4. They don't like answering uncomfortable questions via RTI
Do you remember the whole Bharat Mata Ki Jai controversy? So when that happened I actually wondered if "Bharat Mata" was a protected emblem by the Government of India and if there was any direction asking us to say the same. I also wondered if there was a difference between "Bharat Mata" and "Jai Hind". Worse, since everyone was being branded as "anti national", I wanted to know if there was a certificate course I could take to prove my patriotism. I filed an RTI asking them this question. They denied me this information. They didn't say no. They said this information was outside the scope of the RTI Act. Which is funny, because they were simply 'Yes' or 'No' questions and the ministry has answered 'Yes' or 'No' questions in the past. Obviously the minster of state for Home Affairs Kiren Rijiju won't tweet that application (although it is also online) as a waste of time (wonder why!).
The same thing with the ministry of External Affairs — I filed an RTI asking them a simple set of questions concerting treaties that India is party to. I asked them if we have treaties with the Arab States allowing employers there to confiscate passports of Indian citizens who go there to work. The Treaties division is in Delhi, so I did file it at the right place. But instead of answering questions one and two they told me to apply to each consulate in each country in the Persian Gulf! If replies like this keep coming, the RTI ends up becoming a generally useless mechanism.
5. The information is public, lives are at risk if this is the case
They've started this process of uploading RTI requests (unreacted) along with the replies. While they claim this is in the interest of transparency, no useful purpose other than intimation can be served by uploading full applications complete with full names, address and mobile numbers on the websites of the ministry. In fact if you go the ministry of Home Affairs website, you can search for an RTI application by just giving a person's full name. You don't even need to give that RTI number to find it. I'm all for transparency and in fact I would have found it perfectly sporting had the government uploaded my RTI online but with my telephone number and address redacted. But they have not done this and if anyone has filed an RTI in the past they are also vulnerable to this.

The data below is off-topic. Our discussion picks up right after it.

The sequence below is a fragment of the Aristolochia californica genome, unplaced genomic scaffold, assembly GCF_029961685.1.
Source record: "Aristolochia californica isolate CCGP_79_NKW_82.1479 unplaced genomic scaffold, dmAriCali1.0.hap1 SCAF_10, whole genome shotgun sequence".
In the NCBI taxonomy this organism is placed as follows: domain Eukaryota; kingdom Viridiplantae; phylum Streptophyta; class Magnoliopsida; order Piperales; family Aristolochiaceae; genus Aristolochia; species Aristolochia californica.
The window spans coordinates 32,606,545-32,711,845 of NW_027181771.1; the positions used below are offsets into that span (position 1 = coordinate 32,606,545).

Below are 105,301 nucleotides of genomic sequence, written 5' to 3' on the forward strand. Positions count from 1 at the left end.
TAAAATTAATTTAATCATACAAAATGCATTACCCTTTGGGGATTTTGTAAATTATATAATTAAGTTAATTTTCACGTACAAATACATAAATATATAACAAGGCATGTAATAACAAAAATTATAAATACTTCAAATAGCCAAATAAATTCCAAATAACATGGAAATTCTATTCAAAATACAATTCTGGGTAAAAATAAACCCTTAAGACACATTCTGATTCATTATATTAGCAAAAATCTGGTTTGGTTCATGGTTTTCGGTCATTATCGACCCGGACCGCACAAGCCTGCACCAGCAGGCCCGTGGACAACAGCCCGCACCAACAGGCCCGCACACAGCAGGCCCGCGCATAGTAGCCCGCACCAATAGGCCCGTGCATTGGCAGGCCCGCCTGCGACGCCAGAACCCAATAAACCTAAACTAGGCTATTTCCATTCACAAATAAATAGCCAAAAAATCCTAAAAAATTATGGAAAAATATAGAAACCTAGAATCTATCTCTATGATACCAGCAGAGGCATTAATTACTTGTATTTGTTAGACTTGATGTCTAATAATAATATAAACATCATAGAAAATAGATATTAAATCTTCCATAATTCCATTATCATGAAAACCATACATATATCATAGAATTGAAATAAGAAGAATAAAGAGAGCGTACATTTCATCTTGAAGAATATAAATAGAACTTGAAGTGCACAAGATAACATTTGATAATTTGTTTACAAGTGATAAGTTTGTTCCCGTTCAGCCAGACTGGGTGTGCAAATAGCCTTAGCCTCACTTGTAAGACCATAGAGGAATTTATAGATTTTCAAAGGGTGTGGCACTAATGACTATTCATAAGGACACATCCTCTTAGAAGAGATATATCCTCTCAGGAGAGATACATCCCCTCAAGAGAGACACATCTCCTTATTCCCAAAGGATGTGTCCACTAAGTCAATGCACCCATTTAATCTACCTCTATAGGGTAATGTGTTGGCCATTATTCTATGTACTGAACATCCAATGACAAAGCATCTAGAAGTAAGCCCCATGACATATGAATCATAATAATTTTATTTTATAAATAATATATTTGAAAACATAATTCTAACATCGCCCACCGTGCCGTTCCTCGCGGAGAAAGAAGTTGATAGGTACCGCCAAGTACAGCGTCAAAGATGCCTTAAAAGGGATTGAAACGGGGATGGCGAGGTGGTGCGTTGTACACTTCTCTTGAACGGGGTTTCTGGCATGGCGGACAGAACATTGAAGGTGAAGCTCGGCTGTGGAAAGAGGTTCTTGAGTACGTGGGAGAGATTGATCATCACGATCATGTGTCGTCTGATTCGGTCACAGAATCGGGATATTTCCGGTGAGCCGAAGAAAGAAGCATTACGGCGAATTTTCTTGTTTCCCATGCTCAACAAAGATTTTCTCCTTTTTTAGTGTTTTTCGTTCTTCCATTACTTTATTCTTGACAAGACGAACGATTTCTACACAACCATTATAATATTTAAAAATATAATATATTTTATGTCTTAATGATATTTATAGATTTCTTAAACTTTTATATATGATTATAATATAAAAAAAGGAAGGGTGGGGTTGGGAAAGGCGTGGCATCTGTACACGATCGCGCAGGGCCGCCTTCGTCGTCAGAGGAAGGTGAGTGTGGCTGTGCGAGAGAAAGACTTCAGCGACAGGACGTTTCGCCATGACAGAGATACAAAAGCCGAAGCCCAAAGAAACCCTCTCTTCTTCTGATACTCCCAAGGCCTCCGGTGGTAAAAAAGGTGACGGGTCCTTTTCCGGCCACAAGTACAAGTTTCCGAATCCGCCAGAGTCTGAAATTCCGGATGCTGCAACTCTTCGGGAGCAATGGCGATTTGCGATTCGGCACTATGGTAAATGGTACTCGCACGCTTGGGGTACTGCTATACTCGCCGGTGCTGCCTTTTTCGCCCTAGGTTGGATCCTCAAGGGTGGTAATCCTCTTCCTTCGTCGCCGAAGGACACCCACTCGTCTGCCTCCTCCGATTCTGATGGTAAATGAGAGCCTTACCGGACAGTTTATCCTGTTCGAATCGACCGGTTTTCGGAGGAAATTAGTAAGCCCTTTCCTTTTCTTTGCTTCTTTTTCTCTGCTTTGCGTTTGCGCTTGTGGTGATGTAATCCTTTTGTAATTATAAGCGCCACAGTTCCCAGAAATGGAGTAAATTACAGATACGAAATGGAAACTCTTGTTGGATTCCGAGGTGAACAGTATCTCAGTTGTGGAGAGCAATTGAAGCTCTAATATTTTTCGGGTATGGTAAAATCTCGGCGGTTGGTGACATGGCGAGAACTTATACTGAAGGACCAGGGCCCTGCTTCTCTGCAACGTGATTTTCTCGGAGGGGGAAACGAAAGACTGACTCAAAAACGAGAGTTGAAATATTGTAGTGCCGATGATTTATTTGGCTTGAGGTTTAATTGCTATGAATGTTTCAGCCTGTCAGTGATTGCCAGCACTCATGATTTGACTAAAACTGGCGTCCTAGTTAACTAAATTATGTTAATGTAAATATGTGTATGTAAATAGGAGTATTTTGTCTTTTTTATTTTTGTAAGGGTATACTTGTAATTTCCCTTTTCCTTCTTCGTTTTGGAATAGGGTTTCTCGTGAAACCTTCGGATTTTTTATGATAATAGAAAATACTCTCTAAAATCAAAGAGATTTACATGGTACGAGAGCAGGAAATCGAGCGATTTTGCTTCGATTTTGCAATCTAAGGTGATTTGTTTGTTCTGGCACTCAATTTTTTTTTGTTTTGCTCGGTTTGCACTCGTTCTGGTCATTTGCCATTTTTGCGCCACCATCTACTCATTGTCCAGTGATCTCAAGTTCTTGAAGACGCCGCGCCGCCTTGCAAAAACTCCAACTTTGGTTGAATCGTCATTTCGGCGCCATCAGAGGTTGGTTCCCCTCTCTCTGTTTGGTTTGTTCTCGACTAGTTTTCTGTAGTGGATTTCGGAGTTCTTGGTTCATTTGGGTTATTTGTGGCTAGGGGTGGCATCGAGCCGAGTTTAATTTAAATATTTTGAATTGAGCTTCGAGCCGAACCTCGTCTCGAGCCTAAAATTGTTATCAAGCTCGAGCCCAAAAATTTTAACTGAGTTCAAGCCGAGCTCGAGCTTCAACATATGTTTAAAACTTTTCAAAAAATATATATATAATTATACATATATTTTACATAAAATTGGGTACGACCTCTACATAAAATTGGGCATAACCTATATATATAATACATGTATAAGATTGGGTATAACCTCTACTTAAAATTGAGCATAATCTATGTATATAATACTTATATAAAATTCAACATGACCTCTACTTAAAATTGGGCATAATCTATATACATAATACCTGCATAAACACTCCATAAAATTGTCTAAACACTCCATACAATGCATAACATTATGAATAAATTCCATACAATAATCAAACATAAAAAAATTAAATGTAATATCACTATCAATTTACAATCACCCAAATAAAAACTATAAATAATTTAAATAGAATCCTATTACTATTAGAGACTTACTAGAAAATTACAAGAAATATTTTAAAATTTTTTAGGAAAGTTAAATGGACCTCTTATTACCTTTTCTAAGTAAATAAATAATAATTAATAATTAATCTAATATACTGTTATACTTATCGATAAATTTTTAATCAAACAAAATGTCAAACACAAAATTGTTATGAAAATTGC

However, the fact is it's a far more secure system to actually track an RTI application than it is to view a disposed off one online. Another example of a Kafkaesque procedure. While, my RTI may be a 'frivolous joke', there are a lot of serious people using the RTI to expose scams and effect some serious change. Putting their RTI details online, risks and compromises their security. This is utterly irresponsible behaviour on the government's part and all of us should be concerned about this. Who's going to ask for information to expose a scam if you have to do it in front of the scamster, eh?
So it's funny, but it's also not that funny. I guess that's what you get with open government.
Also, before anyone calls me "anti national" for doing and saying all this, I'm willing to swear an oath of allegiance to this government and the Prime Minister on affidavit if that helps everyone take what I've said seriously. Bharat Mata Ki Jai!